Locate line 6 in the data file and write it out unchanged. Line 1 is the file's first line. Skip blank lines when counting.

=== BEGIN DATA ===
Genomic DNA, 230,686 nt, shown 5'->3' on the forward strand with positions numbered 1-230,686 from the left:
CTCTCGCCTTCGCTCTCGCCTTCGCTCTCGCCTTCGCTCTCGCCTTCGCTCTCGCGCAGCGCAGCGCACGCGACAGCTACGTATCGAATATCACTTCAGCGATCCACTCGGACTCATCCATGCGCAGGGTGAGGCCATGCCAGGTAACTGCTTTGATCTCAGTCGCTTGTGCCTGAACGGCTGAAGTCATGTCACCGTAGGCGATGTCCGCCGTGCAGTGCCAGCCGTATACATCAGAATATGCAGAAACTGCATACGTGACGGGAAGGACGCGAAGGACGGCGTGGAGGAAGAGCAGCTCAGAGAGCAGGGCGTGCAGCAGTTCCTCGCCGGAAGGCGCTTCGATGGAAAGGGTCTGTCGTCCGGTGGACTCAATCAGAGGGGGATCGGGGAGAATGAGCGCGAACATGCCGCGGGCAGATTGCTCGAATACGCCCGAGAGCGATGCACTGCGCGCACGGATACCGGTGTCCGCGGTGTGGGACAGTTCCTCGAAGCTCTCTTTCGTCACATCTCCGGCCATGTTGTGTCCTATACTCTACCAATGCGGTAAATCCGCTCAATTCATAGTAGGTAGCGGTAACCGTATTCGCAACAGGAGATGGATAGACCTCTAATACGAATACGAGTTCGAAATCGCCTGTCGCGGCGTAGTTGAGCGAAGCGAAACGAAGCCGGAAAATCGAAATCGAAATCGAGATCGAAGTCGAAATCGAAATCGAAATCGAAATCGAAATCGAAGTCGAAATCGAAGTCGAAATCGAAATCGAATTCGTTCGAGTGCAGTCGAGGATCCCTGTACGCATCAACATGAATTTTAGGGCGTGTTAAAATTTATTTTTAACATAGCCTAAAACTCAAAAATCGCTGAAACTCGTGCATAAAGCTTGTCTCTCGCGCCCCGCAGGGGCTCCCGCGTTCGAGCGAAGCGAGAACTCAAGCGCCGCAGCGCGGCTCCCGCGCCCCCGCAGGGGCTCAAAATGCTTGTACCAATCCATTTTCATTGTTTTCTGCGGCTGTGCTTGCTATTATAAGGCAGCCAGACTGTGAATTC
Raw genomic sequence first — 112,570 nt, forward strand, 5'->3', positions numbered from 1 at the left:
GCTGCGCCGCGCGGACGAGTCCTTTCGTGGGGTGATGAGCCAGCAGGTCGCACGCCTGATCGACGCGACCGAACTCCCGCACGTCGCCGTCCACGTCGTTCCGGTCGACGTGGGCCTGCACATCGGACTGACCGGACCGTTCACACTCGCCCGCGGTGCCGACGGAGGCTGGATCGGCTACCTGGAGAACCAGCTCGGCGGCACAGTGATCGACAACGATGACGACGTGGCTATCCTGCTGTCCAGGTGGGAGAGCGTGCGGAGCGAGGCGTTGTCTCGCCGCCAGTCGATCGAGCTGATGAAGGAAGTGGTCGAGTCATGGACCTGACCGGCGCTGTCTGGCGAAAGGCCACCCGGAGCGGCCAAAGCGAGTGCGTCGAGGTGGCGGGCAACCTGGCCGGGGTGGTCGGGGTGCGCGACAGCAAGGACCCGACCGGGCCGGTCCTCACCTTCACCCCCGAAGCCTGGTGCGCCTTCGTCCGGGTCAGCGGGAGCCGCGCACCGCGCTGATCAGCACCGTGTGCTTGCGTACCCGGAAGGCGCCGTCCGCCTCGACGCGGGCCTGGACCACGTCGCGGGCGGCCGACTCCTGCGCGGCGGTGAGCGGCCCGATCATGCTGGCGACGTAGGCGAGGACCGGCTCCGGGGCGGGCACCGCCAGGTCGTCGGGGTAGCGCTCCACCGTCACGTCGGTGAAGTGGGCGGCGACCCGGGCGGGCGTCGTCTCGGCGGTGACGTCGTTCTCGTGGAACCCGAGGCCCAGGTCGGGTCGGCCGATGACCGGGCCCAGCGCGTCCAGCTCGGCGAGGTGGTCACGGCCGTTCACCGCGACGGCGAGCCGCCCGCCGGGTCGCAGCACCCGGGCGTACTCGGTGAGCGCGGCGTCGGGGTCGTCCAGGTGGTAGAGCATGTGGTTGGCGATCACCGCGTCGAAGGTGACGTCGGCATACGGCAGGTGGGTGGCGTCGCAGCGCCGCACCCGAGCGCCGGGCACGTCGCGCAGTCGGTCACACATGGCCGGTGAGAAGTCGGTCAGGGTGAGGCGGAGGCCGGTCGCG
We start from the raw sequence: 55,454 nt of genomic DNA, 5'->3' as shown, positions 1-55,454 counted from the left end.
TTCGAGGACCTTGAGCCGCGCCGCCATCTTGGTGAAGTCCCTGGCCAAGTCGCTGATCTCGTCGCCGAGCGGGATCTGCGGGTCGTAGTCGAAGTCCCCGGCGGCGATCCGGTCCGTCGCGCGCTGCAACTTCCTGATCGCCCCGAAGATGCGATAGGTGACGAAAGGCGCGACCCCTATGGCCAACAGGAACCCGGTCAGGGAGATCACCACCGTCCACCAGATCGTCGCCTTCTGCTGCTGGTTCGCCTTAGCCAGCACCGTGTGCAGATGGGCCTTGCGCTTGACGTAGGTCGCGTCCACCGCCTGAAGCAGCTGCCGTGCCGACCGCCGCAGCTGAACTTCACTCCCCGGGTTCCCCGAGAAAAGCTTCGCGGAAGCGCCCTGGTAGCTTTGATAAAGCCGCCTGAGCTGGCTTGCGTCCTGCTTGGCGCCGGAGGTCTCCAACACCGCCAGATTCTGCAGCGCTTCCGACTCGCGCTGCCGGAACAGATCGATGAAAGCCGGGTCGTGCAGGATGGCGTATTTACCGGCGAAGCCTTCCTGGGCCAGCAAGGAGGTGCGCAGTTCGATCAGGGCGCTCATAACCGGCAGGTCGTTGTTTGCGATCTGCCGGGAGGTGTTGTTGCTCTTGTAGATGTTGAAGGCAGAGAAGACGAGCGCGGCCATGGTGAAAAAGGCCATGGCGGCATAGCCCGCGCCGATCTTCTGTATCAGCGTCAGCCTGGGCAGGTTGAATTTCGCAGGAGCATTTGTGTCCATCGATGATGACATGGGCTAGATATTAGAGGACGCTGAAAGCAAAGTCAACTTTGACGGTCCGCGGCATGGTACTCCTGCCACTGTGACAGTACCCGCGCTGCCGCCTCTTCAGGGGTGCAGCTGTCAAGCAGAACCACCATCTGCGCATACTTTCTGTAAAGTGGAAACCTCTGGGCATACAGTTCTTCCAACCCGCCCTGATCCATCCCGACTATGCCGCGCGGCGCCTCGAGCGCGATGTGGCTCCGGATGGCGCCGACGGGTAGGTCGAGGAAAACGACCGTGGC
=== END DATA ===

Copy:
TTCGAGGACCTTGAGCCGCGCCGCCATCTTGGTGAAGTCCCTGGCCAAGTCGCTGATCTCGTCGCCGAGCGGGATCTGCGGGTCGTAGTCGAAGTCCCCGGCGGCGATCCGGTCCGTCGCGCGCTGCAACTTCCTGATCGCCCCGAAGATGCGATAGGTGACGAAAGGCGCGACCCCTATGGCCAACAGGAACCCGGTCAGGGAGATCACCACCGTCCACCAGATCGTCGCCTTCTGCTGCTGGTTCGCCTTAGCCAGCACCGTGTGCAGATGGGCCTTGCGCTTGACGTAGGTCGCGTCCACCGCCTGAAGCAGCTGCCGTGCCGACCGCCGCAGCTGAACTTCACTCCCCGGGTTCCCCGAGAAAAGCTTCGCGGAAGCGCCCTGGTAGCTTTGATAAAGCCGCCTGAGCTGGCTTGCGTCCTGCTTGGCGCCGGAGGTCTCCAACACCGCCAGATTCTGCAGCGCTTCCGACTCGCGCTGCCGGAACAGATCGATGAAAGCCGGGTCGTGCAGGATGGCGTATTTACCGGCGAAGCCTTCCTGGGCCAGCAAGGAGGTGCGCAGTTCGATCAGGGCGCTCATAACCGGCAGGTCGTTGTTTGCGATCTGCCGGGAGGTGTTGTTGCTCTTGTAGATGTTGAAGGCAGAGAAGACGAGCGCGGCCATGGTGAAAAAGGCCATGGCGGCATAGCCCGCGCCGATCTTCTGTATCAGCGTCAGCCTGGGCAGGTTGAATTTCGCAGGAGCATTTGTGTCCATCGATGATGACATGGGCTAGATATTAGAGGACGCTGAAAGCAAAGTCAACTTTGACGGTCCGCGGCATGGTACTCCTGCCACTGTGACAGTACCCGCGCTGCCGCCTCTTCAGGGGTGCAGCTGTCAAGCAGAACCACCATCTGCGCATACTTTCTGTAAAGTGGAAACCTCTGGGCATACAGTTCTTCCAACCCGCCCTGATCCATCCCGACTATGCCGCGCGGCGCCTCGAGCGCGATGTGGCTCCGGATGGCGCCGACGGGTAGGTCGAGGAAAACGACCGTGGC